There's just so much great music right now. Kendrick Lamar for example is a generational talent. It's not his fault he wasn't born at the right time for our generation.
     
  7. Ismitje

    Ismitje Super Moderator
    Staff Member

    Dec 30, 2000
    The Palouse
    Club:
    Real Salt Lake
    Nat'l Team:
    United States
    I got full. I had the 40s through early 90s, and then started listening to Bluegrass, classic country, and other genres and lacked the time to actively listen to new bands. I don't actively reject it, I just don't really care one way or the other about new bands any longer.
     
  8. Ismitje

    Ismitje Super Moderator
    Staff Member

    Dec 30, 2000
    The Palouse
    Club:
    Real Salt Lake
    Nat'l Team:
    United States
    Tiny Desk is a national treasure. I proposed a take-off on it at the university in conjunction with the World Beat Festival, in a space near my department (I run the International Studies program) - the "Small Space Concert" which I think would draw well, especially on a Friday afternoon. But I can't get a partner on it.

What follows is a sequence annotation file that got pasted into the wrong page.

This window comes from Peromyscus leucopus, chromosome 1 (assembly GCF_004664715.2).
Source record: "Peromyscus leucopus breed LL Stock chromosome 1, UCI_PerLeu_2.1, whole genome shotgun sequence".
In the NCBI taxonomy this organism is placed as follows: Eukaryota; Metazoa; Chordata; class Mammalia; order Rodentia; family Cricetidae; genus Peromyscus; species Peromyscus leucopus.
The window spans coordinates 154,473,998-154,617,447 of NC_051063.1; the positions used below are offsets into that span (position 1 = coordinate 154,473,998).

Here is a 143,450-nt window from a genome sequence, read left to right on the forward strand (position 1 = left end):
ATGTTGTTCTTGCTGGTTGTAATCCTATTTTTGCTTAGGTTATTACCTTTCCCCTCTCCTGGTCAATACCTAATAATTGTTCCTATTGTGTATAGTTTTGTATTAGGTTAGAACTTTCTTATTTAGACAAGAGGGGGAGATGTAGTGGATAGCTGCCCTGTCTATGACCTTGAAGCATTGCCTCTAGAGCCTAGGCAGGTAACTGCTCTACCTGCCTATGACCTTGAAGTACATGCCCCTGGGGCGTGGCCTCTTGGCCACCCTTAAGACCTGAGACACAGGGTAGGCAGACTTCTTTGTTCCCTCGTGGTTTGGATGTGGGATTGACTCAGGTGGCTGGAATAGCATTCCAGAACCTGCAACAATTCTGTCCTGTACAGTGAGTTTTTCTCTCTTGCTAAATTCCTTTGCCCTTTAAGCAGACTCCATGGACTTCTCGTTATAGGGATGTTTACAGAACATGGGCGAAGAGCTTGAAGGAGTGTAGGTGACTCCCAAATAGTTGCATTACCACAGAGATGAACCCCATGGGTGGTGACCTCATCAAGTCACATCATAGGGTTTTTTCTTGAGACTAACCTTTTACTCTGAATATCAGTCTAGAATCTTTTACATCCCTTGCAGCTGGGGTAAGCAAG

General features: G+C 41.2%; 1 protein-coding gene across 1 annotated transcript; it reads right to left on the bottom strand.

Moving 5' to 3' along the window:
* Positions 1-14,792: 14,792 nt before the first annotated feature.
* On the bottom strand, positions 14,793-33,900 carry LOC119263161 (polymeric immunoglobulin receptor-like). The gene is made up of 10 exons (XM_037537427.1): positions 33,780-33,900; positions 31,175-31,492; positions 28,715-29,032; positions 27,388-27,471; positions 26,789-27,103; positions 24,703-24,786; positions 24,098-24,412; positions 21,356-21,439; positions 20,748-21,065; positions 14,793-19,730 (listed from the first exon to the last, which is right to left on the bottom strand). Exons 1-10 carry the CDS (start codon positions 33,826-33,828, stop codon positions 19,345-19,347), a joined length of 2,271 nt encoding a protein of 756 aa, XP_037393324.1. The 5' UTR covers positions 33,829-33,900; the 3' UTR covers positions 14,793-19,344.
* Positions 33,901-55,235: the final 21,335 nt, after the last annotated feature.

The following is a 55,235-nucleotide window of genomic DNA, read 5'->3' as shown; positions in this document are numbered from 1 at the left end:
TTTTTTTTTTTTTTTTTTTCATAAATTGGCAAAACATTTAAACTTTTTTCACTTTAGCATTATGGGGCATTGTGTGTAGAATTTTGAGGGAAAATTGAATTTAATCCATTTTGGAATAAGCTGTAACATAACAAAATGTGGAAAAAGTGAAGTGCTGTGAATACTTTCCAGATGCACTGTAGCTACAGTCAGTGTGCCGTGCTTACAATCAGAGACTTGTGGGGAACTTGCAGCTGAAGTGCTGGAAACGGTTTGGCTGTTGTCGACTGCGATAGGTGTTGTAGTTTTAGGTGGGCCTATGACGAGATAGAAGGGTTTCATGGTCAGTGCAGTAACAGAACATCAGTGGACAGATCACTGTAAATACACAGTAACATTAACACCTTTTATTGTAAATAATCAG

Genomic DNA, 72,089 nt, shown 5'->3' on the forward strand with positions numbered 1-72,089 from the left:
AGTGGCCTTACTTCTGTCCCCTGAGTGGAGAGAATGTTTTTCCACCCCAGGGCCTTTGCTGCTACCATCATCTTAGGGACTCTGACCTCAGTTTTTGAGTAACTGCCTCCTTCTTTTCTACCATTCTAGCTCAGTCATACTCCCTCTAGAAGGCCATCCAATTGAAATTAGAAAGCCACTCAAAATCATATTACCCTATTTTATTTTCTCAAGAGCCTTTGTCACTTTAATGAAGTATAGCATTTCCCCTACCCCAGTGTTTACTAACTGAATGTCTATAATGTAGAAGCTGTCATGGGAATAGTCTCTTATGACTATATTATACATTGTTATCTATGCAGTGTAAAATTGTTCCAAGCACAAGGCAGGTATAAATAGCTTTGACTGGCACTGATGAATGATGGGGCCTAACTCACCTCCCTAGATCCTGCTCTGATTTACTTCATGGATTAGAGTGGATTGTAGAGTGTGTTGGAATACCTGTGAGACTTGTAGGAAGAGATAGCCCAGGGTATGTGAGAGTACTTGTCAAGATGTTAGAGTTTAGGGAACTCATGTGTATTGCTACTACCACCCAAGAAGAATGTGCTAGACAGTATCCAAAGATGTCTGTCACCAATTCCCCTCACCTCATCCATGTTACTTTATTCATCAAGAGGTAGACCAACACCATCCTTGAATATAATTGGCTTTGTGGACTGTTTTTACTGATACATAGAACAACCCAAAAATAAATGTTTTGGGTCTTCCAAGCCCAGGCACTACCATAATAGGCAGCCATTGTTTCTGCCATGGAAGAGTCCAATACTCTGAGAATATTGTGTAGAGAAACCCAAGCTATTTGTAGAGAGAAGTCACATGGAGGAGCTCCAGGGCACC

I read a book this summer called The Quantum Magician by a first-time novelist named Derek Kunsken that tries something pretty unique IMO: a futuristic sci-fi heist-thriller/con job book.

    [​IMG]

    I had a cross-country flight and decided this was just the thing. And it was indeed enjoyable.
     
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  9. EvanJ

    EvanJ Member+

    Manchester United
    United States
    Mar 30, 2004
    Nassau County, NY
    Club:
    Manchester United FC
    Nat'l Team:
    United States
    That reminds me of a book I read in elementary school:
    [​IMG]

    The Hardy Boys started out as hardcover before moving on to softcover, and Casefiles followed which may have been all softcover. There were also a few softcover supermysteries combined with Nancy Drew, and a later Hardy Boys series that I didn't like. With Trump's interactions with foreign leaders, it reminds me of Blown Away, albeit hopefully no American does something like what I'm going to describe. The Hardy Boys' friend Phil works for Futron, who makes military equipment. Soon, Phil's boss gets in a really bad mood. The Hardy Boys listen to the police radio and can't tell if they heard "nobody" or "no body" at a crime scene. It turns out that bad guys are smuggling a tracking system out of Bayport to be used on the Doomsday Gun in Katara, a fictional country in Africa. The first part ends with one of the Hardy Boys falling out of a plane, landing in the water, and being okay because he landed on top of a bad guy who also fell out of the plane. The Hardy Boys track the bad guys to Katara, where they have to walk for hours through a desert to get to a complex. At the end, they realize that when they got captured it was because they got the language wrong and said "these are our shoes" instead of "these are our passes."